Stripped-back songs like “Crying Wolf” and “Song in E” retain the lean feel of her earlier output, but it’s abundantly clear on them how Julien has grown as a vocalist. Her voice quivers and breaks evocatively at times, but her lower register sounds powerful and commanding.
Reckoning with topics like mental health, addiction and the realisation that there is no one “right” way to live, Julien is candid about the despair that these things can bring, particularly when they’re all coming at you at once. “Say it's not so cut and dry/ It isn't black and white/ What if it's all black, baby?/ All the time,” she wonders on the gripping album opener “Hardline.”
She’s never been a rose-colored glasses kind of writer, but leave it to Julien to capture every possible shade of black on Little Oblivions.
Hayley Williams, FLOWERS for VASES / descansos (February 5)
The more insular companion piece to Hayley Williams’ 2020 solo debut Petals for Armor, FLOWERS for VASES / descansos showcases the breadth of her talents in a way we’ve never quite before heard.
“There's no such thing as good grief/ Haven't eaten in three weeks/ Skin and bones when you're not near me/ I'm all skeleton and melody,” Hayley sings on “Good Grief”, with the last line serving as an apt description for the lissome sound of the album.
The songs on FLOWERS are sparse — many like “Wait On”, “Over Those Hills” and “Find Me Here” are essentially acoustic ballads with just a touch of added production polish — but they’re no less compelling than the souped-up dance pop on Petals. There’s a kinaesthetic quality to her lyrics, particularly on “My Limb”, where Hayley describes a brutal breakup through the metaphor of amputation, it sounds like a record off Paramore’s 2013 album had been ravaged by time; the usually thunderous guitar quieted and tempered. “Asystole” borrows its name from the term for irreversible cardiac arrest — another FLOWERS song you really feel in your chest.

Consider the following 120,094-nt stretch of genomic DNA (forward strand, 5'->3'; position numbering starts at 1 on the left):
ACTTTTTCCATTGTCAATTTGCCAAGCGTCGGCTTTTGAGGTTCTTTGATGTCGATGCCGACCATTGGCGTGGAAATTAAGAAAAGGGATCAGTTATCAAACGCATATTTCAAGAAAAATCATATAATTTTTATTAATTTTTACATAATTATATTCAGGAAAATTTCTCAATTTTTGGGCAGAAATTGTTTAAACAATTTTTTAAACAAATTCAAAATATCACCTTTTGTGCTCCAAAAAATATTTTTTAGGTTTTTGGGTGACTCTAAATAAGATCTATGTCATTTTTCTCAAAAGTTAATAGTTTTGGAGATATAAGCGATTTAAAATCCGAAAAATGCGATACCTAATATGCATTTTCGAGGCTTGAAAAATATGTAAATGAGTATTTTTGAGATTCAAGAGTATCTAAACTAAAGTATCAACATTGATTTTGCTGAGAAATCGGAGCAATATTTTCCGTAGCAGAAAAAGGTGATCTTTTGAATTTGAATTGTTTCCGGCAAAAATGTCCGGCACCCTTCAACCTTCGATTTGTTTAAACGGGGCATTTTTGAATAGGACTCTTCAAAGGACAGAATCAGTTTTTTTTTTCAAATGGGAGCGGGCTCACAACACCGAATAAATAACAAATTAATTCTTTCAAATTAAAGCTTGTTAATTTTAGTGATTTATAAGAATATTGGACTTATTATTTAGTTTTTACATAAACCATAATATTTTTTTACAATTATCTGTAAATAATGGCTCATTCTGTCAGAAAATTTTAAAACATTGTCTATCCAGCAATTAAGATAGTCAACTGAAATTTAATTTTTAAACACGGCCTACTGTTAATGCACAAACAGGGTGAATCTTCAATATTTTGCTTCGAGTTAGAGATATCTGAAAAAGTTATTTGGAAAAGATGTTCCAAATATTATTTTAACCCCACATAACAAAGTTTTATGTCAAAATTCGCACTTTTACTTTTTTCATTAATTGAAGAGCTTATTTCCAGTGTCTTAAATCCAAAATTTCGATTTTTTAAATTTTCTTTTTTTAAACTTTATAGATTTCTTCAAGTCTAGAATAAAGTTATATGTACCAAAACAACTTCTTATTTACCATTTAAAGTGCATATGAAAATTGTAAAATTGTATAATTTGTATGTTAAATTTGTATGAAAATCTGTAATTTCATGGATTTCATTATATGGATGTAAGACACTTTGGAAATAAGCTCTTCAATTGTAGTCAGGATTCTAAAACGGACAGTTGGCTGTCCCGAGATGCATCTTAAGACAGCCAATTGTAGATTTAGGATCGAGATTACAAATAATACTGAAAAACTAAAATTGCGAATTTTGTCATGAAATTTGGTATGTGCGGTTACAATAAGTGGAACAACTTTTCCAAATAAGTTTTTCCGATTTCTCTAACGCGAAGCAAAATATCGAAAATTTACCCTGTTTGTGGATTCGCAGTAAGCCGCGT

Many bare bones indie albums can feel like pleasant background music and little more, but Hayley’s visceral imagery and sharply-constructed instrumentals let you know that this isn’t for the faint of heart.
Lande Hekt, Going to Hell (January 22)
As the lead singer and bassist of UK punk trio Muncie Girls, Lande Hekt has established herself as a proud dissident, singing about both the failings of the British government and the everyday evils of the public school system, misogynistic celebrities and even her own father. On her first full-length solo album, Lande swaps out the jagged musical edges of Muncie for a more indie-friendly sound.
Here, she takes a “more inward looking” approach. Lande reflects on her own coming out process, and muses on pandemic-pertinent longing (“I think that I can predict this/ You'll become one of the people that I miss” she sings on “Winter Coat”). On “Stranded in Berlin”, she recalls the flood of emotions that come from being on tour in a foreign place, like the jangly cousin to Phoebe Bridgers’ “Kyoto”.
Lande offers an election anxiety anthem with “In the Darkness” that will surely be used as a salve in 2022 and beyond, and she critiques judgmental religion on the title track. Going to Hell is both far-reaching and occasionally painfully earnest, but it's scattershot thematic approach and commitment to detailed, candid songwriting makes it a real living artefact of our time.
Lo Village, Lost in America (January 22)
“And I don’t know why/ We gotta fight for things to change/ I’m unhappy/ We weren’t meant to live this way,” Ama Tabiri sings on “Sick”, the first track from Lo Village’s urgent new EP Lost in America. The project is succinct and powerful, a response to the police killings of Breonna Taylor and George Floyd, and the broader experience of being Black in the United States. “We wanted to let people know we give a fuck and that we’re not just Black people acting like this shit’s not happening,” Ama told Audiomack.
Each song on Lost in America has a different focus, making for a well-rounded project from the Maryland trio, comprised of Ama, and MCs Kane and Charles Tyler. The song “Terry Crews” emphasises the importance of Black solidarity over individual material gain and acceptance by white society, while “Out the Window” focuses on the bad faith reaction many had to last summer’s string of Black Lives Matter protests.
“This has gone on for too long/ No longer are we taking shit/ We protesting a murder/ And your concern is we breaking shit,” KANE laments.